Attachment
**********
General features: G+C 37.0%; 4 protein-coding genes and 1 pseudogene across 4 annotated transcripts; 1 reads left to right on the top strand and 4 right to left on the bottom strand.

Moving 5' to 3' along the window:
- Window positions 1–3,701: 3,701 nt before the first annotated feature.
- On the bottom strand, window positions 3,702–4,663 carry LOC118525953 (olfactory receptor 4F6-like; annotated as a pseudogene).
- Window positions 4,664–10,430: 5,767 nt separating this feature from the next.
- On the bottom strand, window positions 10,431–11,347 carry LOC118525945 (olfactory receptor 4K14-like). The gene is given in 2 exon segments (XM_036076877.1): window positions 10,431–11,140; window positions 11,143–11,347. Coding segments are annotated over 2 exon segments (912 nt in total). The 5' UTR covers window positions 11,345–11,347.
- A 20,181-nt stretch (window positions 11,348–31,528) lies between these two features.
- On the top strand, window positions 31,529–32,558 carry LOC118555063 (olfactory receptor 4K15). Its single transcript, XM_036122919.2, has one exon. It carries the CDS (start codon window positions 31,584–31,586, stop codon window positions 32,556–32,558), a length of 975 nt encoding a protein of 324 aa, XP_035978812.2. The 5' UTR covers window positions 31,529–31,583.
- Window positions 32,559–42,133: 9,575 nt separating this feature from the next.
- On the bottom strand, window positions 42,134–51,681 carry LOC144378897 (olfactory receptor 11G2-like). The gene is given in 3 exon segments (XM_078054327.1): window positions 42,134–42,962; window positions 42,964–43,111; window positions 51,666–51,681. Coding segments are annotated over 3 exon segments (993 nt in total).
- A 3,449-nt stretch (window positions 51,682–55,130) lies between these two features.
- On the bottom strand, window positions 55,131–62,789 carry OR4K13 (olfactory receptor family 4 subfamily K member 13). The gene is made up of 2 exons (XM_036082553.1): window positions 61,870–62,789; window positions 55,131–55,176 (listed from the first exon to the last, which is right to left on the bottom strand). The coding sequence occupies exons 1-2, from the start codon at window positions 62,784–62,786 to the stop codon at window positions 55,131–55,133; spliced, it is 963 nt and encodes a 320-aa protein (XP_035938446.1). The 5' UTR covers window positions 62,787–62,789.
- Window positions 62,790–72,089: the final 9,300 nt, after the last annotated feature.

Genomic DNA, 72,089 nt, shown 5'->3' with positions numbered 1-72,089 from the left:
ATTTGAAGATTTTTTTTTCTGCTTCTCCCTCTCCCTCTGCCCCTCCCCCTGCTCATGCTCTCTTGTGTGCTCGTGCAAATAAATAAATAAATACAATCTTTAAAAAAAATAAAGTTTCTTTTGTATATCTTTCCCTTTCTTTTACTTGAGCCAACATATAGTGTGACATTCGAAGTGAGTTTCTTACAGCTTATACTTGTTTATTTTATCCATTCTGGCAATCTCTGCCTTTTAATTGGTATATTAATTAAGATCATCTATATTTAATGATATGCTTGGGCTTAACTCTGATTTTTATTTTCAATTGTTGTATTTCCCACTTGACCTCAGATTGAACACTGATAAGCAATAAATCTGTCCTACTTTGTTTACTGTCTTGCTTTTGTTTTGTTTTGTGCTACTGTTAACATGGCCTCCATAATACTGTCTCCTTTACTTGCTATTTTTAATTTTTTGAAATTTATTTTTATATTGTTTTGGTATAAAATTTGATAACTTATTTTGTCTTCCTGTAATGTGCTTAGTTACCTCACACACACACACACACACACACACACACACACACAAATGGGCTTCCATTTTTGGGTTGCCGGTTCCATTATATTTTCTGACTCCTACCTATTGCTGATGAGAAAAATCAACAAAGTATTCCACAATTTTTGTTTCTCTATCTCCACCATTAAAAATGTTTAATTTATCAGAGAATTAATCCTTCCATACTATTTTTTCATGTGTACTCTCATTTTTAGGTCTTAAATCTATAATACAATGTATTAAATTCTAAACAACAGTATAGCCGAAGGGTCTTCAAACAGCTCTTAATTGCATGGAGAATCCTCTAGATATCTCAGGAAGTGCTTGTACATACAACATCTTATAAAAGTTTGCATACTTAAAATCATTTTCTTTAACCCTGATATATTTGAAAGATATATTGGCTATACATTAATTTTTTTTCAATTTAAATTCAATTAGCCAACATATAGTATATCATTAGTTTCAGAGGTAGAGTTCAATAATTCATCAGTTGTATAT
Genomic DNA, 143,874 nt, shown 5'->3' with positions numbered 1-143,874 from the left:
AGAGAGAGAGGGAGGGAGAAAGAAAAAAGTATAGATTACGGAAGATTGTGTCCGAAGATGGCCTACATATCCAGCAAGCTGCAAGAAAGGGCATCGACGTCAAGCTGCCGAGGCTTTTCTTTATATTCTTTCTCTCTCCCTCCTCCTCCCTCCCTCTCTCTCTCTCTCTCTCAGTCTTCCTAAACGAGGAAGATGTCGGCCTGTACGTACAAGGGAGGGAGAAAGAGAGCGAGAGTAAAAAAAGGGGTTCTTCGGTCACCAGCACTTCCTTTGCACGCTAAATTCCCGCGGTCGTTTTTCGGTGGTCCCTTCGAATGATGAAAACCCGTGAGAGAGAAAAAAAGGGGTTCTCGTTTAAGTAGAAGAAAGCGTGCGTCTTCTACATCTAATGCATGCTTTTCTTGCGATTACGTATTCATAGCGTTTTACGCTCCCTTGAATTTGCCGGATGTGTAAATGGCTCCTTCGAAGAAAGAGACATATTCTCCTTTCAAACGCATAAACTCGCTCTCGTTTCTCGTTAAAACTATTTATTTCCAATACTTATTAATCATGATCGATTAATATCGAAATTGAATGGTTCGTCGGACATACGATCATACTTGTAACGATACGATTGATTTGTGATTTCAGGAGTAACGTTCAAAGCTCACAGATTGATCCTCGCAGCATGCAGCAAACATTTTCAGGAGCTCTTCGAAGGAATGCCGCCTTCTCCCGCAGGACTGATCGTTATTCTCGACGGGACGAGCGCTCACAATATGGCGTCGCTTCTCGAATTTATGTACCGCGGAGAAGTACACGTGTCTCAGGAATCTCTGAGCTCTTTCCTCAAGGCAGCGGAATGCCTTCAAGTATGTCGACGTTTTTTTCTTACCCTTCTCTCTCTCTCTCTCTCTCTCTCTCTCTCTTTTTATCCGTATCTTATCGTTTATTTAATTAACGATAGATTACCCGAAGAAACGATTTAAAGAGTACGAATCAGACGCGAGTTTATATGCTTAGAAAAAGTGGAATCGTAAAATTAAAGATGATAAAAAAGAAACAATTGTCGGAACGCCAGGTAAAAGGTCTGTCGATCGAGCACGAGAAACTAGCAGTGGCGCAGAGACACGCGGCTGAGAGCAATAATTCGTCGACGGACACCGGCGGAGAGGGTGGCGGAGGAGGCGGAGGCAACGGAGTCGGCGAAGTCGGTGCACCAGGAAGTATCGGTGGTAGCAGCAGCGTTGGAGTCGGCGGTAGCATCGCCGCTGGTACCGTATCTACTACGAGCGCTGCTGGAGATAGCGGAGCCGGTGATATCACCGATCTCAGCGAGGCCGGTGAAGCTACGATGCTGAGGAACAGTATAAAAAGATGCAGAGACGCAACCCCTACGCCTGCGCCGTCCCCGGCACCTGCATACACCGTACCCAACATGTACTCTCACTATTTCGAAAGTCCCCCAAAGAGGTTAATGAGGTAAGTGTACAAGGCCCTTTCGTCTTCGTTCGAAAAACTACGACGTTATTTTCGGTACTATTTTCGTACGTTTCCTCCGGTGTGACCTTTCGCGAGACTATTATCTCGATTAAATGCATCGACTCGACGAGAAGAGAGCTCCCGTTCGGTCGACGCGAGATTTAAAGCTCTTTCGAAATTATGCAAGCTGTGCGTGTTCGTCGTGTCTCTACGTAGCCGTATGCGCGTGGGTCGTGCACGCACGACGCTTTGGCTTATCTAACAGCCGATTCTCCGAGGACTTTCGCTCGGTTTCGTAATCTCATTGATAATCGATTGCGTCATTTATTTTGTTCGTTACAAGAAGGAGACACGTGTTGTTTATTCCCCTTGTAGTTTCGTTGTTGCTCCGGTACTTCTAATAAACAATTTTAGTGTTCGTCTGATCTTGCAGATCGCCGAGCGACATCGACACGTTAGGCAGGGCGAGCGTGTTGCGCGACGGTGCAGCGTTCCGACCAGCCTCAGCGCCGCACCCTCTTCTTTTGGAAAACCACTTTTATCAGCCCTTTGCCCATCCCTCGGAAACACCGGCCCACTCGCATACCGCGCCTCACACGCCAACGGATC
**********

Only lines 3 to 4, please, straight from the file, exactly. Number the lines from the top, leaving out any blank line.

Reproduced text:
- Window positions 1–3,701: 3,701 nt before the first annotated feature.
- On the bottom strand, window positions 3,702–4,663 carry LOC118525953 (olfactory receptor 4F6-like; annotated as a pseudogene).